"-R" argument.

       gvim gview
                 The GUI version.  Starts a new window.

       gex       Starts a new gvim window in Ex mode. Can also be done with the "-e" argument to gvim

       vimx      Starts gvim in "Vi" mode similar to "vim", but with additional features like xterm clipboard support

       evim eview
                 The GUI version in easy mode.  Starts a new window.  Can also be done with the "-y" argument.

       rvim rview rgvim rgview
                 Like  the  above, but with restrictions.  It will not be possible to start shell commands, or suspend
                 Vim.  Can also be done with the "-Z" argument.

OPTIONS
       The options may be given in any order, before or after filenames.  Options without an argument can be  combined
       after a single dash.

       +[num]      For  the  first  file the cursor will be positioned on line "num".  If "num" is missing, the cursor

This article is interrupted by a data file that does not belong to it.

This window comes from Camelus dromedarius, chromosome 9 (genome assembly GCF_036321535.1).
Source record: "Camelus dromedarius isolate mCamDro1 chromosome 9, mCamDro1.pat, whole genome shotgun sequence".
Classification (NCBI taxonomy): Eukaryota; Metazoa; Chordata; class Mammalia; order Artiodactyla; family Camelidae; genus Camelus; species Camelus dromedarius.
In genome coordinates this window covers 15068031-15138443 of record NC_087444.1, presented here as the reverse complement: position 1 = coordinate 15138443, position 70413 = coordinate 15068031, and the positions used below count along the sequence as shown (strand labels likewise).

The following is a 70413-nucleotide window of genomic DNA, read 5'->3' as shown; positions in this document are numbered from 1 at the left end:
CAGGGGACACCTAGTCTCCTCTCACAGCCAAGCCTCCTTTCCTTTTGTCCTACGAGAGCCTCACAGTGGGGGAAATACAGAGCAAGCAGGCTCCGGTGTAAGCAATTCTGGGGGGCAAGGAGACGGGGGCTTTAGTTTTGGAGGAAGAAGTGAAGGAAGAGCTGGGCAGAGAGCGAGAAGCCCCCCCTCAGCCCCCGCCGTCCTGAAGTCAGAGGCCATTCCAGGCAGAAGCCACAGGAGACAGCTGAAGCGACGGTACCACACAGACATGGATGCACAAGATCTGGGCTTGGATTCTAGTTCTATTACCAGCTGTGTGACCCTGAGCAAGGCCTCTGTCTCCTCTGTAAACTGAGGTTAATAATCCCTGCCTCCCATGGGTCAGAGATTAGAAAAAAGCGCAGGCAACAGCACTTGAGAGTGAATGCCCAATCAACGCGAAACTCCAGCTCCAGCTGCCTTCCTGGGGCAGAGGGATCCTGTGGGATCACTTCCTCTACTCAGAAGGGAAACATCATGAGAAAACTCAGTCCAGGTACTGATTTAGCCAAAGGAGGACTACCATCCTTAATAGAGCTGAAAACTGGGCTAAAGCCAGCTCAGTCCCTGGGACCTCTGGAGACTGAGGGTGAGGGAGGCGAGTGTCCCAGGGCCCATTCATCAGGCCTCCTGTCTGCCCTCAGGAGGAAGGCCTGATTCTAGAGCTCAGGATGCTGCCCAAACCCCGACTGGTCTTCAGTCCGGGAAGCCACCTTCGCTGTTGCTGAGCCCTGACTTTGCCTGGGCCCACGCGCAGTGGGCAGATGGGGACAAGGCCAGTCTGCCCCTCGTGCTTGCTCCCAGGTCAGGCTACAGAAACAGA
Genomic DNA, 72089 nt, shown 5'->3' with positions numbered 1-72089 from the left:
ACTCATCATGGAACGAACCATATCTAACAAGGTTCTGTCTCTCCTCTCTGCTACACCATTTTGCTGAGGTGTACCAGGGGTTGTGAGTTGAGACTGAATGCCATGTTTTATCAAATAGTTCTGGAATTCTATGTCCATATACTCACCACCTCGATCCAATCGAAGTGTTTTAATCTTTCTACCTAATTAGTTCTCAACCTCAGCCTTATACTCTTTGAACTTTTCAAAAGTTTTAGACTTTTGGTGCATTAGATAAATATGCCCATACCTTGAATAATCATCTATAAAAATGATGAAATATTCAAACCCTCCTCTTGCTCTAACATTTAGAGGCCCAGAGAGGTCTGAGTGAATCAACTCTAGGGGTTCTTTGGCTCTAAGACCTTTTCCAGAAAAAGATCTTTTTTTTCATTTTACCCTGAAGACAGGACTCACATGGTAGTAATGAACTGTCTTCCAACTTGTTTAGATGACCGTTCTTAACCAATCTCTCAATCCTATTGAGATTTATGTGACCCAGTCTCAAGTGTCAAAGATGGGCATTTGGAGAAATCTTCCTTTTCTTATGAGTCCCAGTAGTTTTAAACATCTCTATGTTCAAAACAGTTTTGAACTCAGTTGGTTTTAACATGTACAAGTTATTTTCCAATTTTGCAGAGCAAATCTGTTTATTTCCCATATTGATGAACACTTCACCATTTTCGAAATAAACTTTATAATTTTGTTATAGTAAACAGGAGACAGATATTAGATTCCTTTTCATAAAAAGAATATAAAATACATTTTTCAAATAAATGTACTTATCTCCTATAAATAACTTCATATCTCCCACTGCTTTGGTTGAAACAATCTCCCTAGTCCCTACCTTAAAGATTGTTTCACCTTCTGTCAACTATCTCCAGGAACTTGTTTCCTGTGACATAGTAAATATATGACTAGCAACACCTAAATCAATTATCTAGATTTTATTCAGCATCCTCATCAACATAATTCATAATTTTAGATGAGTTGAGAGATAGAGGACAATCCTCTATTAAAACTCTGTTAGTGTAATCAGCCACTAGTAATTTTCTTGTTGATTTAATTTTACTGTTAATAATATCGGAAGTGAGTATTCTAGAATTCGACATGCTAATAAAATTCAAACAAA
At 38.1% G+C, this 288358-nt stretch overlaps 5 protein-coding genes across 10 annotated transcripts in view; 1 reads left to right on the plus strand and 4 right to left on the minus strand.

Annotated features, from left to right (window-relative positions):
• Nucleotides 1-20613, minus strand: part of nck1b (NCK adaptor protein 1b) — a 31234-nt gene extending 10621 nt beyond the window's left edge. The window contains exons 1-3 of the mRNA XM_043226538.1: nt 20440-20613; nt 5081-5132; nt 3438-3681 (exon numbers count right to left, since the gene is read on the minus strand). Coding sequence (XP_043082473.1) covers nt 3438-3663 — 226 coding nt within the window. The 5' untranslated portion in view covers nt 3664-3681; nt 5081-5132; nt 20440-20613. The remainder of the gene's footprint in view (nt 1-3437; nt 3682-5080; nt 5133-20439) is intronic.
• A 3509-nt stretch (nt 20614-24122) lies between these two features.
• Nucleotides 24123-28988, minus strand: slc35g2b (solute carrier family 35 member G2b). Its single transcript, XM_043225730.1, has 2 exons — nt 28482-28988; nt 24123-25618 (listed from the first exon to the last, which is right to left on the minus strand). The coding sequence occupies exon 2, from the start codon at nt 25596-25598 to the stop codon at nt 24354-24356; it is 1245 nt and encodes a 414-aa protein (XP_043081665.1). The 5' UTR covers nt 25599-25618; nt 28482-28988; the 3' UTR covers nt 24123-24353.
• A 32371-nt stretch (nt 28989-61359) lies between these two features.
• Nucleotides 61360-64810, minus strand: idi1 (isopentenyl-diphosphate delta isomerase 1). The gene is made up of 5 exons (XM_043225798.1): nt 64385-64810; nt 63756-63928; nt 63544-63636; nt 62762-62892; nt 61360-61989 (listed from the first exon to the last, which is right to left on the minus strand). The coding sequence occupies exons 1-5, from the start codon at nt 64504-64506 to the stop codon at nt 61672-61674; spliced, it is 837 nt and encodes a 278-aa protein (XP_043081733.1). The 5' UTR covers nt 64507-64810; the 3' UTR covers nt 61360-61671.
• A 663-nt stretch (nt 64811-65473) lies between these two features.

will be positioned on the last line.

       +/{pat}     For the first file the cursor will be positioned on the first  occurrence  of  {pat}.   See  ":help
                   search-pattern" for the available search patterns.

       +{command}

       -c {command}
                   {command}  will  be executed after the first file has been read.  {command} is interpreted as an Ex
                   command.  If the {command} contains spaces it must be enclosed in double quotes  (this  depends  on
                   the shell that is used).  Example: Vim "+set si" main.c
                   Note: You can use up to 10 "+" or "-c" commands.